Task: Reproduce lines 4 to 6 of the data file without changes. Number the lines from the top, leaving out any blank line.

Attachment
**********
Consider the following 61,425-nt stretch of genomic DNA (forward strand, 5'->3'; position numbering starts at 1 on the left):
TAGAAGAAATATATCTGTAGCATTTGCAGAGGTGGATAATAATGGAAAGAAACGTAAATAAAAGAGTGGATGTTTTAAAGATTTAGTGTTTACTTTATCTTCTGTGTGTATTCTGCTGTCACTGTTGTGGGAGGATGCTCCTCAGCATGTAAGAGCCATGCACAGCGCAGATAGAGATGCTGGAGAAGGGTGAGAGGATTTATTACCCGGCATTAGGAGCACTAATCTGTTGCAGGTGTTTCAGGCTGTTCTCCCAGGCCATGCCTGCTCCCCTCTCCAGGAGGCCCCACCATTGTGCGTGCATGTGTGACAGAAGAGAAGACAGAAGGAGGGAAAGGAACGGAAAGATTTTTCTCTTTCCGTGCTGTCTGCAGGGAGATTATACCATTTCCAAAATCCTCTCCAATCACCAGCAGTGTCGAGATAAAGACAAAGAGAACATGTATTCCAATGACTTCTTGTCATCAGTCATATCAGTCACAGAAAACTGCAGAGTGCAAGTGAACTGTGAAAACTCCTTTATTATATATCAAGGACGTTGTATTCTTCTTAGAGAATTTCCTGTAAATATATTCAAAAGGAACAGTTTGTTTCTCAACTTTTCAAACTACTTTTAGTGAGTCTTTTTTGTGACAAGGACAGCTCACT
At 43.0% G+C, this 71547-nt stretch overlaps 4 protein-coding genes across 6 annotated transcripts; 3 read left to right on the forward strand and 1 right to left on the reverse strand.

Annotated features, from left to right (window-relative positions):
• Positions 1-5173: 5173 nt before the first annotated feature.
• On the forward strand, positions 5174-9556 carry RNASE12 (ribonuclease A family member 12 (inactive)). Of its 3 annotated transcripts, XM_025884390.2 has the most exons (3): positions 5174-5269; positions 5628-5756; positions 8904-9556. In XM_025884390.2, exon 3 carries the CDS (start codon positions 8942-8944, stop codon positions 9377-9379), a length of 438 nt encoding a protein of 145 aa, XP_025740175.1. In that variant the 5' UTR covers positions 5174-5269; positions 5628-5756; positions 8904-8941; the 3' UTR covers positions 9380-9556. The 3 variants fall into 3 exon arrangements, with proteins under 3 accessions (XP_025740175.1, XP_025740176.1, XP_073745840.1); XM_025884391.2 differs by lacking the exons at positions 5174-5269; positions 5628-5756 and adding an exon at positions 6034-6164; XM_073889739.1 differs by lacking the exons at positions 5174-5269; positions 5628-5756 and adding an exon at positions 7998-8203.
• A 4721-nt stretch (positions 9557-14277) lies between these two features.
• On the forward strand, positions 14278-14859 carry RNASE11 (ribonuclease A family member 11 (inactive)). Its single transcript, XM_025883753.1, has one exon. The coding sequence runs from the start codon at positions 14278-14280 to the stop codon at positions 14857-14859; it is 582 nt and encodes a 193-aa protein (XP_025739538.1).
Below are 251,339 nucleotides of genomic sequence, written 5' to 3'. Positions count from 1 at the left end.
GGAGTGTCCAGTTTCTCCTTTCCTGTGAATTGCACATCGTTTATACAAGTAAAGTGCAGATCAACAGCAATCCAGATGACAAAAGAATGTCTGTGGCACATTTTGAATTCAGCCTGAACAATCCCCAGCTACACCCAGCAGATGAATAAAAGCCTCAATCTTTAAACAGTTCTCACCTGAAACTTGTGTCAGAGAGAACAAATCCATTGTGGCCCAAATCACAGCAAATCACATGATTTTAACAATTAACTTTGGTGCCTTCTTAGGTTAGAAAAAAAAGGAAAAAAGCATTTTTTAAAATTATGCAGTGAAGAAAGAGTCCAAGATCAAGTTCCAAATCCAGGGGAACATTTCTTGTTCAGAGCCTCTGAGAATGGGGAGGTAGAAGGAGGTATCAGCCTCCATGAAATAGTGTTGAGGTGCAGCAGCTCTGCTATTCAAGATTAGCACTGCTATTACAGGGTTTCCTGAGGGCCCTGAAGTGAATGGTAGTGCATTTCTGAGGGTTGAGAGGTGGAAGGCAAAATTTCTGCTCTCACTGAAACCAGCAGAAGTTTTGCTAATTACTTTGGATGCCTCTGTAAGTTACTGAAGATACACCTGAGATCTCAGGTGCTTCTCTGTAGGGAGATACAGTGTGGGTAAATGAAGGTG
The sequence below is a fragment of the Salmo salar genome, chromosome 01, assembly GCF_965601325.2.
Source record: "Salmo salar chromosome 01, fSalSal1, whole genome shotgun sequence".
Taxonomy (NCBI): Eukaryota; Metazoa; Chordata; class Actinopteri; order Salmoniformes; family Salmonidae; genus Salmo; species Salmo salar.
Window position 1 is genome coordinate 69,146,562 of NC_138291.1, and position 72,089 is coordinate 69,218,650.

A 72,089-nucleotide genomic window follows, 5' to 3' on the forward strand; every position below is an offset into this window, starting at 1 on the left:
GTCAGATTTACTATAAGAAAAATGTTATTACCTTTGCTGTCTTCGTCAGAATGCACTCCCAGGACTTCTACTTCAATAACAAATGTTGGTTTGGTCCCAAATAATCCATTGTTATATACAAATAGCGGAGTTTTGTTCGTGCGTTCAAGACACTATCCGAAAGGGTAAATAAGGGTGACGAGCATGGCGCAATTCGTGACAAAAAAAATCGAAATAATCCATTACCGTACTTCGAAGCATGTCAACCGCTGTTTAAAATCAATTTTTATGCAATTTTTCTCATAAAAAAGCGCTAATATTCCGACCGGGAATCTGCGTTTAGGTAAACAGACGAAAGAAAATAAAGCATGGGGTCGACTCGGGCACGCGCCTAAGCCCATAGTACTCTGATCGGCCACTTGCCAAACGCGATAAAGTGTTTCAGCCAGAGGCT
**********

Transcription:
Annotated features, from left to right (window-relative positions):
• Positions 1-5173: 5173 nt before the first annotated feature.
• On the forward strand, positions 5174-9556 carry RNASE12 (ribonuclease A family member 12 (inactive)). Of its 3 annotated transcripts, XM_025884390.2 has the most exons (3): positions 5174-5269; positions 5628-5756; positions 8904-9556. In XM_025884390.2, exon 3 carries the CDS (start codon positions 8942-8944, stop codon positions 9377-9379), a length of 438 nt encoding a protein of 145 aa, XP_025740175.1. In that variant the 5' UTR covers positions 5174-5269; positions 5628-5756; positions 8904-8941; the 3' UTR covers positions 9380-9556. The 3 variants fall into 3 exon arrangements, with proteins under 3 accessions (XP_025740175.1, XP_025740176.1, XP_073745840.1); XM_025884391.2 differs by lacking the exons at positions 5174-5269; positions 5628-5756 and adding an exon at positions 6034-6164; XM_073889739.1 differs by lacking the exons at positions 5174-5269; positions 5628-5756 and adding an exon at positions 7998-8203.